According to Wikipedia neoliberalism started its life in the 1930s as a middle path between classical liberalism on the one hand, and the state planning ideologies of fascism and communism on the other. Classical liberalism advocated a minimal state, and, in practice, a world in which big capitalist corporations could thrive. It was widely blamed for the economic catastrophe that followed 1929 in capitalist economies. Neoliberalism stood for something called a “social market”, backed by a strong state. Nowadays, the left make no real distinction between  classical liberalism and neoliberalism. This speech by Susan George in 1999, and posted recently on Facebook by a friend, illustrates this quite well – a lot of what she rails at should in fact be defined as classical liberalism. This is interesting, and not necessarily wrong. Neoliberal ideas have provided cover for a lot of classical liberal ideas – and neoliberals have seen state socialism as their main enemy, rather than unfettered capitalism.

I think it is best to understand neoliberalism in terms of three core ideas:

  • Markets are an unbeatable information exchange. Markets are idolised, because they are seen as the most efficient possible way of reconciling the masses of information that modern societies require to keep moving. This idea of the market as an information exchange, famously advanced by Freidrich Hayek, is a very powerful one, and an advance on the rather abstracted ideas of classical economists.
  • People respond to incentives. Pretty much all human behaviour, good or bad, can be understood as a response to external incentives. This is often developed into the idea of all people being independent agents rationally responding to the opportunities around them according to a set of pre-defined preferences – often referred to as homus economicus. However, the idea is deeper and stronger than this theoretically convenient way of looking at things.
  • Direct state management is inefficient. This actually follows from the previous two ideas, but takes on a life of its own in the minds of its followers. The state is incapable of processing information about people’s wants and needs with the efficiency of a market; the state’s officers generally respond to their personal incentives, often simply to secure a stable and easy job. Result: gross inefficiency. When any of the known theoretical weaknesses of markets are presented to neoliberal advocates, their response is often to accept them, but to point out that to try and solve them through a state managed solution would make things even worse.

There is a general view, supported by Ms George’s speech, that neoliberalism took hold in the 1980s, under Britain’s Margaret Thatcher and America’s Ronald Reagan’s political leadership, and the economist Milton Freidman providing theoretical heft. From these beginnings it developed into an orthodoxy across the developed world that, according to the left, still grips the political establishment today. The financial crisis of 2007-09 has not drained it of power, as the left thinks it should have done.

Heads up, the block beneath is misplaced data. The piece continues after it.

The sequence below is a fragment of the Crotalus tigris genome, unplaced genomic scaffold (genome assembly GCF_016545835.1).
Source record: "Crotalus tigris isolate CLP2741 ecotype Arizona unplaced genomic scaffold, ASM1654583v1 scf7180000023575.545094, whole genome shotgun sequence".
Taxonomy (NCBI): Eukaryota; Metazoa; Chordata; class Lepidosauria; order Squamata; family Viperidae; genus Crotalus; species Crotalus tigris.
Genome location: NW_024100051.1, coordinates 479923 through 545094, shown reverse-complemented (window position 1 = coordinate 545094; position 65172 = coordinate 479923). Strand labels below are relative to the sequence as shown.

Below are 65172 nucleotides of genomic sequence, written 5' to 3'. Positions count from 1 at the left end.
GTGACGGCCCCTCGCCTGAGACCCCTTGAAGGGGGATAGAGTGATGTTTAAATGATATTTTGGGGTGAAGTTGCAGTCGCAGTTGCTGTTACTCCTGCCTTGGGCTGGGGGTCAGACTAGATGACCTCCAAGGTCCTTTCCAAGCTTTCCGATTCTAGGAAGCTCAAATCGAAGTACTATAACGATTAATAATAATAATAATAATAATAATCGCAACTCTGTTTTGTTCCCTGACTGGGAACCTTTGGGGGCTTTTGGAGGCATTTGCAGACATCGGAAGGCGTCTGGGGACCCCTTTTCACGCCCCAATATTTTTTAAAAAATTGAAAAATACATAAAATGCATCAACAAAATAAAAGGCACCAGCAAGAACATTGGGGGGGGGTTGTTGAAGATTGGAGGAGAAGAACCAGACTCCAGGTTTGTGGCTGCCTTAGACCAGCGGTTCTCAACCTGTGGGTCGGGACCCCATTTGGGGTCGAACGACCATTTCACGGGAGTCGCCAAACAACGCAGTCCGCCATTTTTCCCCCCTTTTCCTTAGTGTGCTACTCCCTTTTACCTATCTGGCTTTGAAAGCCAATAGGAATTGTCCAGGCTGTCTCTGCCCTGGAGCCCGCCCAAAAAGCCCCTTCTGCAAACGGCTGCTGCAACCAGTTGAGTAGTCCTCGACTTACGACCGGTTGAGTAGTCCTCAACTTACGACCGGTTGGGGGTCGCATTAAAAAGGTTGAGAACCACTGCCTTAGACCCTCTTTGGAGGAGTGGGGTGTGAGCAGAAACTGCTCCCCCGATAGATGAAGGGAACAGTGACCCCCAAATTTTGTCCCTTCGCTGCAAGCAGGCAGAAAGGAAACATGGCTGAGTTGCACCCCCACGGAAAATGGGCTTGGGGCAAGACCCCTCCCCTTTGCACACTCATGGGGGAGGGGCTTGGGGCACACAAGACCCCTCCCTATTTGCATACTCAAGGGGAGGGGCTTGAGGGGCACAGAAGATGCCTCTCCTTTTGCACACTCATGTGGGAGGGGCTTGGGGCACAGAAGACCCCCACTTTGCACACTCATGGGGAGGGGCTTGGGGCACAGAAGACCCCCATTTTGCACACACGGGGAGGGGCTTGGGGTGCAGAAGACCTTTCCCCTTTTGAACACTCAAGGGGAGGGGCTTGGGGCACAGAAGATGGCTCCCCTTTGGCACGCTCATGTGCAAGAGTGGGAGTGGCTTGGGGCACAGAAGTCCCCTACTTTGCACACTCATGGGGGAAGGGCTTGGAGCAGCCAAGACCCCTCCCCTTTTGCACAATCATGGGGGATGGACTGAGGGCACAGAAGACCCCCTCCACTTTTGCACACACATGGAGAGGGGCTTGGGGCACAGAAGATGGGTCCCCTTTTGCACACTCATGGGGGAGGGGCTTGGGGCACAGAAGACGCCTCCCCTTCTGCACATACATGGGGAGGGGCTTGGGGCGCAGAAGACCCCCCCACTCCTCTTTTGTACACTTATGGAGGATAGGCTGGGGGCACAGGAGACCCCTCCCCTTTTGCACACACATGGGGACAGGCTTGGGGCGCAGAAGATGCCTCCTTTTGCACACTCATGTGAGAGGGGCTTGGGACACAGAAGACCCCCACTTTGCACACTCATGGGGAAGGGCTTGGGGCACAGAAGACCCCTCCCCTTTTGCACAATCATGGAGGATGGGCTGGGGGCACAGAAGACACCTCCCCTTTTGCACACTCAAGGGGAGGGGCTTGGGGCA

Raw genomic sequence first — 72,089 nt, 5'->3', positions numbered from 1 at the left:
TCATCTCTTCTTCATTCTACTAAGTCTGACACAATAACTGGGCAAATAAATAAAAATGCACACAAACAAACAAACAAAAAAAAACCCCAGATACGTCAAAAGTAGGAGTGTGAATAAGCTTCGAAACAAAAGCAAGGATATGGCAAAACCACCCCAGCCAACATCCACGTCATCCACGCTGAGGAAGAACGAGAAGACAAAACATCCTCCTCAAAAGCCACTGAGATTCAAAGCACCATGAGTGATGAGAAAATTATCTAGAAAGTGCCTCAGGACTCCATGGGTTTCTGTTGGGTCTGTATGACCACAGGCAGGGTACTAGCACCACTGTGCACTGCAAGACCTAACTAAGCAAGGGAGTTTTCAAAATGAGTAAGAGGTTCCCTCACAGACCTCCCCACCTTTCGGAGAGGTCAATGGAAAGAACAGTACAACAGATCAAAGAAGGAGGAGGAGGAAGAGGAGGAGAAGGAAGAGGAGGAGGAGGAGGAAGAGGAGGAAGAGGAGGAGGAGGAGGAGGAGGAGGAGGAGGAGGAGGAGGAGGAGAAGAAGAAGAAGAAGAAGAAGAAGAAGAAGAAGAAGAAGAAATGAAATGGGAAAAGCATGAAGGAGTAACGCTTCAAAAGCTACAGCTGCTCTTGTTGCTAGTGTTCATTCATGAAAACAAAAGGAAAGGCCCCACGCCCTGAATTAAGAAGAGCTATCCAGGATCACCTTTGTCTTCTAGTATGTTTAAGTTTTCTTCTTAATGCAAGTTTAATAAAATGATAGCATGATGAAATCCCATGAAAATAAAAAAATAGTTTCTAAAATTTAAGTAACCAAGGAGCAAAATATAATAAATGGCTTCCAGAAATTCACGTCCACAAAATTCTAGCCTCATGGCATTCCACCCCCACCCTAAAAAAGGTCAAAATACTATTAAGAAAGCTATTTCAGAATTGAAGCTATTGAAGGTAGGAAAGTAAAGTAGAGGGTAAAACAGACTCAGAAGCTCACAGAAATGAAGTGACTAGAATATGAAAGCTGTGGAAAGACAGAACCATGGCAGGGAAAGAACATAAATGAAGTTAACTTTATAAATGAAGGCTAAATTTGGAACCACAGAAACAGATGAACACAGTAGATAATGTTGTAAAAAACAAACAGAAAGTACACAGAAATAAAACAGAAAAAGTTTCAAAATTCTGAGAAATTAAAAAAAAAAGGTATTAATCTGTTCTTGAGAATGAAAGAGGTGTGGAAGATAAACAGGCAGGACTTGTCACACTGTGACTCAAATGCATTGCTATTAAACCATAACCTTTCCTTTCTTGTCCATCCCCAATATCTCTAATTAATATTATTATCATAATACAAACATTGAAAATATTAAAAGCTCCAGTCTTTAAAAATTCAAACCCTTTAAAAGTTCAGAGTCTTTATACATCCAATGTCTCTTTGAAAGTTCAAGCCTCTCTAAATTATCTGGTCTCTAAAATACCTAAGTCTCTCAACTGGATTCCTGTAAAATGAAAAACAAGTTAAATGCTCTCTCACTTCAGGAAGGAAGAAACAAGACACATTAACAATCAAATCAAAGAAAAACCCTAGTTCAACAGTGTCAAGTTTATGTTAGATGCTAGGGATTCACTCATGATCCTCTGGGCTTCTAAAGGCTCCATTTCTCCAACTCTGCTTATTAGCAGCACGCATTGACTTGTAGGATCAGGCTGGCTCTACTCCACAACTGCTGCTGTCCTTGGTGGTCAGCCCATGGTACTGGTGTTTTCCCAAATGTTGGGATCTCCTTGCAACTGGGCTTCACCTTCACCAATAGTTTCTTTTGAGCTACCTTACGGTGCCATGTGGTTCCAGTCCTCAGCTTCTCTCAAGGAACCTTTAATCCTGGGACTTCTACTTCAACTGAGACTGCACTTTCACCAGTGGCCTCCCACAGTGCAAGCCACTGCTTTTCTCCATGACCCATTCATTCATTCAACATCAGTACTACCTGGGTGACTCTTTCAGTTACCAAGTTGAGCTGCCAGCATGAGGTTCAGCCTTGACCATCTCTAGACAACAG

There is some puzzlement on the left as to how this neoliberal takeover happened. Ms George paints a glowing picture of the Keynesian consensus that preceded it, and derides any idea that neoliberal ideas had any real persuasive power in their own right. She resorts to a sort of conspiracy theory of coordinated and determined vested interests. Well, I was there, and voted for Mrs Thatcher in 1979 (though not afterwards), and find the rise of neoliberal ideas entirely unsurprising. Britain, in particular, was in a miserable state: and the “Keynesian” consensus was an evident failure. It had failed to respond to the changed world that followed the oil crisis, resulting in unemployment and inflation. We were surrounded by national bureaucracies and nationalised industries of an inefficiency that today people would find unbelievable. Much of what they said, especially about state directed solutions, rang true. Many politically powerful vested interests opposed the change – but the neoliberals were pushing at an open door in the world of ideas.

Trying to put all this in perspective is made harder by the following things that have accompanied the rise of neoliberalism:

  • There has been a dramatic change to the industrial and economic base to developed societies since 1945 (well since long before that, of course). In the first phase manufacturing industry advanced, in such a way that much of the capacity built to support the war effort could be readily redeployed (in contrast to what followed the 1914-18 war); this was the basis of an unambiguous economic miracle that lifted many out of poverty. In the second phase, from the 1980s, manufacturing industry became much more efficient, while the appetite for its production hit saturation; the economy switched to services. This has created huge dislocation, and, more recently, the disappearance of mid level jobs. It has driven overall growth in wealth, but also tended to increase inequality. Neoliberal policies have helped this transition forward, but were not the underlying cause of it.
  • Capitalist corporations have remained as strong as ever, and have grown increasingly able to press forward their interests in the political system, especially in America. They are not fundamentally neoliberal in outlook (their aim is to rig markets and not empower them, but they usually camouflage their lobbying in neoliberal terms. We should be careful not to exaggerate their power though. The corporations have not had it all their own way: their life expectancy has dramatically reduced over the period. Neither are these faceless corporations entirely managed for the benefit of a small elite; they have also benefited armies of employees, and their institutional shareholders are often pension funds that likewise transmit their gains to ordinary people.